The painter is tall this time, with a thick black mustache. He looks back and forth from the canvas to where Mama sits in a damask armchair, floating amongst the red tempest of her skirts. Both hands are poised one over the other on her lap, laid out like flowers, except her left hand wears a glove while the other is bare. Several copper-colored ringlets hang around her ears and down the nape of her neck, the rest held in place with a bone comb. Over in the corner, a maidservant sits doing embroidery.
Mama does not turn her head to see him approach, because naturally you have to keep very still for portraits.
"What are you doing here, Hans? I thought you would be practicing in the yard. "
"I did. I do moulinets and parries better than Master Ivan does, so I knocked him flat and told him he was getting old." Hans shifts his weight from foot to foot. The carpet is dense enough that he makes no noise. "Will you watch something for me?"
"Don't speak so loudly. What have I told you before?" Mama closes her eyes. A sigh flutters out of her, and she looks beyond Hans to the painter. "Do you see, now? I'm going to pieces and the boy never thinks to consider me."
Mama worries very much about going to pieces, which makes little sense. Queen Louise had died of the fever, Hans knows, and Queen Sophie had died in child-bed; Hans knows that, too. He thinks perhaps it has something to do with the way Mama looks at herself in the mirror each day, as though its surface is a deep pool she's trying to see the bottom of, but maybe she's really inspecting it for fractures and spider-web cracks.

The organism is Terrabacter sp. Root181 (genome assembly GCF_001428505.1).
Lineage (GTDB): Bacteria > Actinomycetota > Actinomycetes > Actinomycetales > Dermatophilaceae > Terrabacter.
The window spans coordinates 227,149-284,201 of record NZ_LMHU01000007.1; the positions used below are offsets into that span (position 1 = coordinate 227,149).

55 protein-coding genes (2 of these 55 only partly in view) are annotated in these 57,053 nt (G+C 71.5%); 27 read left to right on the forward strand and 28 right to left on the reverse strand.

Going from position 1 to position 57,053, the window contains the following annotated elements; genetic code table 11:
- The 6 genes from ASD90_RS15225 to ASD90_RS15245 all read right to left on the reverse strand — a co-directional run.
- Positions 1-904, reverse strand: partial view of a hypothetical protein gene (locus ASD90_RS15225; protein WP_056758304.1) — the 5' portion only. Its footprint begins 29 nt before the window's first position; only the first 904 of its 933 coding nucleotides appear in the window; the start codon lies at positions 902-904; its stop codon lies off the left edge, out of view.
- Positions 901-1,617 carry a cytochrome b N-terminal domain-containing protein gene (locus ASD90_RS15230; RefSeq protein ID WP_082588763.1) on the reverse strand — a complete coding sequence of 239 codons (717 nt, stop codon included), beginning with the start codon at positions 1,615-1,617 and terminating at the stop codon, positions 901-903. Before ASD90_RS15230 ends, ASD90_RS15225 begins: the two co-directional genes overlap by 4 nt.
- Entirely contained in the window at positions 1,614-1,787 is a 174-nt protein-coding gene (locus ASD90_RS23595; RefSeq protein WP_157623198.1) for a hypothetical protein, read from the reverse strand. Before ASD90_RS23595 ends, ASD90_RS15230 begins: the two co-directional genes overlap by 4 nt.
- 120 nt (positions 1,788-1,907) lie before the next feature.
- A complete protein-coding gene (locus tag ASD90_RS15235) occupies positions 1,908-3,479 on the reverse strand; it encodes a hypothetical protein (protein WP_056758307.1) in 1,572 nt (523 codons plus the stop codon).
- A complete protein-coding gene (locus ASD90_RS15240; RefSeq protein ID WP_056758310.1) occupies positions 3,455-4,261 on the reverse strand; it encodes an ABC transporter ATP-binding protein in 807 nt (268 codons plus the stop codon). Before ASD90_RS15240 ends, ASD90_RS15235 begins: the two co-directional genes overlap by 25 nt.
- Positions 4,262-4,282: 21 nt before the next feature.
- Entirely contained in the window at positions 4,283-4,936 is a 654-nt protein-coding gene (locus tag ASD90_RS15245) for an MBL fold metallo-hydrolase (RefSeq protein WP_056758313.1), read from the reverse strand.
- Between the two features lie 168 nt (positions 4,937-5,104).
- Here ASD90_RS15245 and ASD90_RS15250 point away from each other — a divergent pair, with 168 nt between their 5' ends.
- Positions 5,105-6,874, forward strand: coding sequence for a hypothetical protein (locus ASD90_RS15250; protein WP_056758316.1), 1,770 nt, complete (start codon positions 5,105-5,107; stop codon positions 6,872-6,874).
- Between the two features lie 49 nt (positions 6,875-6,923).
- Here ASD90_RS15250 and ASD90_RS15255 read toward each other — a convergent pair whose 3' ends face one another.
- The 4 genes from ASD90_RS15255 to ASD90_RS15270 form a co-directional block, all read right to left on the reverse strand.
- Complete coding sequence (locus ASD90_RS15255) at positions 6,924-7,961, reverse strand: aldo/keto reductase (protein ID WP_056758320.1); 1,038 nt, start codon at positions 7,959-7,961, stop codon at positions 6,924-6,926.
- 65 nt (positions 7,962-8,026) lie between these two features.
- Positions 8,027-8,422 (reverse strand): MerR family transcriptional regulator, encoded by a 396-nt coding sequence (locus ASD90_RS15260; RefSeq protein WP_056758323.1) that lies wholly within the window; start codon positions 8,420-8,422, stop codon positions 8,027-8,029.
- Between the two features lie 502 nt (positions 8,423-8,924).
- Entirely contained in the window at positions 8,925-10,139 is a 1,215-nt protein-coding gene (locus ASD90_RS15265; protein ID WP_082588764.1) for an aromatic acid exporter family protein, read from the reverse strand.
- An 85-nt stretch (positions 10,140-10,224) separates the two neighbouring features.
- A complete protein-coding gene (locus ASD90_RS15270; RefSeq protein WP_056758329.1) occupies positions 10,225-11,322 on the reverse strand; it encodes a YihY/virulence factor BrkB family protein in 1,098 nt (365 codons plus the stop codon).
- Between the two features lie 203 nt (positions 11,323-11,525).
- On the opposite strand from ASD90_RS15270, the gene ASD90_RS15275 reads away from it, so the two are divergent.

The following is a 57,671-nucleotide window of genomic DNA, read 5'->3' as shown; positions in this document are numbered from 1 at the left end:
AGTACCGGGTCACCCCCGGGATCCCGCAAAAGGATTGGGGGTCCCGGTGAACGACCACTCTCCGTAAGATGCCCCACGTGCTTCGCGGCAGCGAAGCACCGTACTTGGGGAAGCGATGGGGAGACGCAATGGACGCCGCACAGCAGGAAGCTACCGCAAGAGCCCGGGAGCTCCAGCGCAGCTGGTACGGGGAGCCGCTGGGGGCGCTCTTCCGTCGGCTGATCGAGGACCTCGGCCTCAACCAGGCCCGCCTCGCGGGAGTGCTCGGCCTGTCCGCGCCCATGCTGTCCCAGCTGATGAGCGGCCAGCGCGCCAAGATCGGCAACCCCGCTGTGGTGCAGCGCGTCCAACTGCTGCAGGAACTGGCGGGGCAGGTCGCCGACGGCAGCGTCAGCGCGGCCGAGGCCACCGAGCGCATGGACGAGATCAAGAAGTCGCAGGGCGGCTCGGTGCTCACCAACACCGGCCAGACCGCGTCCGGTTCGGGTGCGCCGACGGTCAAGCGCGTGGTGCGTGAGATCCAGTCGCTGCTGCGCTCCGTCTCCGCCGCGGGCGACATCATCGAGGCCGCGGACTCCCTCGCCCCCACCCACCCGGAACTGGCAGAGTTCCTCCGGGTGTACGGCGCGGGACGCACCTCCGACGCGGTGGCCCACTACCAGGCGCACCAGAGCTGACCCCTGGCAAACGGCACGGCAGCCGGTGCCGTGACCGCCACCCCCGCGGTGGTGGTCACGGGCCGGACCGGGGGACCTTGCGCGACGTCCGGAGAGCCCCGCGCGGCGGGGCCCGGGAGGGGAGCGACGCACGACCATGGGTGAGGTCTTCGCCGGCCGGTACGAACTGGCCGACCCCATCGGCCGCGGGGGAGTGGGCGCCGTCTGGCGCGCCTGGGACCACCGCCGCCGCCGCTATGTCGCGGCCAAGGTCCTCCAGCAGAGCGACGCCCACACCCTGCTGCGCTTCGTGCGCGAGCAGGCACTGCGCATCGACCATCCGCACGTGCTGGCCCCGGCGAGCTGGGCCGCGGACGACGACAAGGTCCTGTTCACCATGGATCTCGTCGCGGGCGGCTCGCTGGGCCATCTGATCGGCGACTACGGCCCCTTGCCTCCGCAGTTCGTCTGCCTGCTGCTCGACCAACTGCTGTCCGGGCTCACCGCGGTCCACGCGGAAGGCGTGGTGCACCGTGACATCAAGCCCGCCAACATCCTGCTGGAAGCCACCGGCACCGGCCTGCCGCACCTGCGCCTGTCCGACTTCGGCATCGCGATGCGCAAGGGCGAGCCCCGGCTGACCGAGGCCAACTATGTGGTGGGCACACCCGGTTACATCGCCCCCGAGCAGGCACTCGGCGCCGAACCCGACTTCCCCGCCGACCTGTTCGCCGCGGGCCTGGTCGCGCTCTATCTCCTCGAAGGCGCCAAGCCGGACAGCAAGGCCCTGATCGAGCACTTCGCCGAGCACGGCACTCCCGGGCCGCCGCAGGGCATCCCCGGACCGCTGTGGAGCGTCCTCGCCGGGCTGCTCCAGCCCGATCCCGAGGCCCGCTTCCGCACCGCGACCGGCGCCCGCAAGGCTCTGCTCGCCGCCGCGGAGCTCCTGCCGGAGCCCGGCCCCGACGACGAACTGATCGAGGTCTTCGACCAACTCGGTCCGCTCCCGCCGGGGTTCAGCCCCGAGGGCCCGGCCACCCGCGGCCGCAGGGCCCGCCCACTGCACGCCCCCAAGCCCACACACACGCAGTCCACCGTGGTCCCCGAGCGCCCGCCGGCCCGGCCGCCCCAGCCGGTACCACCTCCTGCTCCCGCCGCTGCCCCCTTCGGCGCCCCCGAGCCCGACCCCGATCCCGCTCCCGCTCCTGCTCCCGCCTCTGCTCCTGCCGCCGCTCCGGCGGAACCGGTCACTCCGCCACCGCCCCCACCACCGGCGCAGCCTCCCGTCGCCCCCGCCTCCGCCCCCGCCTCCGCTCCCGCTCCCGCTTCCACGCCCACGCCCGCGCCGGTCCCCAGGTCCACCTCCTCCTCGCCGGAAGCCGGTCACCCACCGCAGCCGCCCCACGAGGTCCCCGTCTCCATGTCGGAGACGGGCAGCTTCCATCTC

Hans crosses the last few feet between them. He makes an effort to whisper as he asks, again, "Do you want to watch something for me?"
"What is that you're holding?"
He presents the little wooden puppet to her. It hangs from strings tied to the fingers of both his hands. He has polished it with beeswax to make the joints move, so they all knock together when he holds it up.
"Harold said he didn't want this anymore. It doesn't have a rod, but that's okay. Do you want to see it dance?"
"Oh, Hans. Please stop."
"I can make him bow, too. See?" Hans raises his right index finger, lowers his left. The doll seems to nod its obliging head forward and lift a gracious arm in response. Hans deepens his voice to say, "'Hello, my lady."
Mama turns to the maidservant, who has paused her needle mid-stitch. "Please take him away. Tell one of the tutors it's time for his lessons."
"But Mama, I already did my history lesson today. Harold bet me this puppet I couldn't recite the names of all the kings from the Gesta Danorum, and I told him any half-wit king should be able to do that, so I did and I won this all on my own. I can keep it so long as I apologize to Kay for fighting with him last week. Don't you want to watch?"
She reaches out the gloved hand and holds his face by the chin, saying nothing. Hans looks at her and thinks it has been a long time since he has been this close, so close he can suddenly only see her in separate parts and pieces.
And he realizes that he can also see the bones of her skull, at her temples just above her brows, that her face is dry and chapped beneath the white powder. Sharp creases grow from the edges of her eyes and he remembers that she is thirty-six, which makes her older than some of his brothers who have been to wars and killed men and won medals.
("My mother died having a baby you know," his brother Kay had told him, last week, his eyes bright and black. "She was a countess and she was a queen and they let her die like a slaughtered sow, and before her body was even cold Papa went off and married one of his harlots.")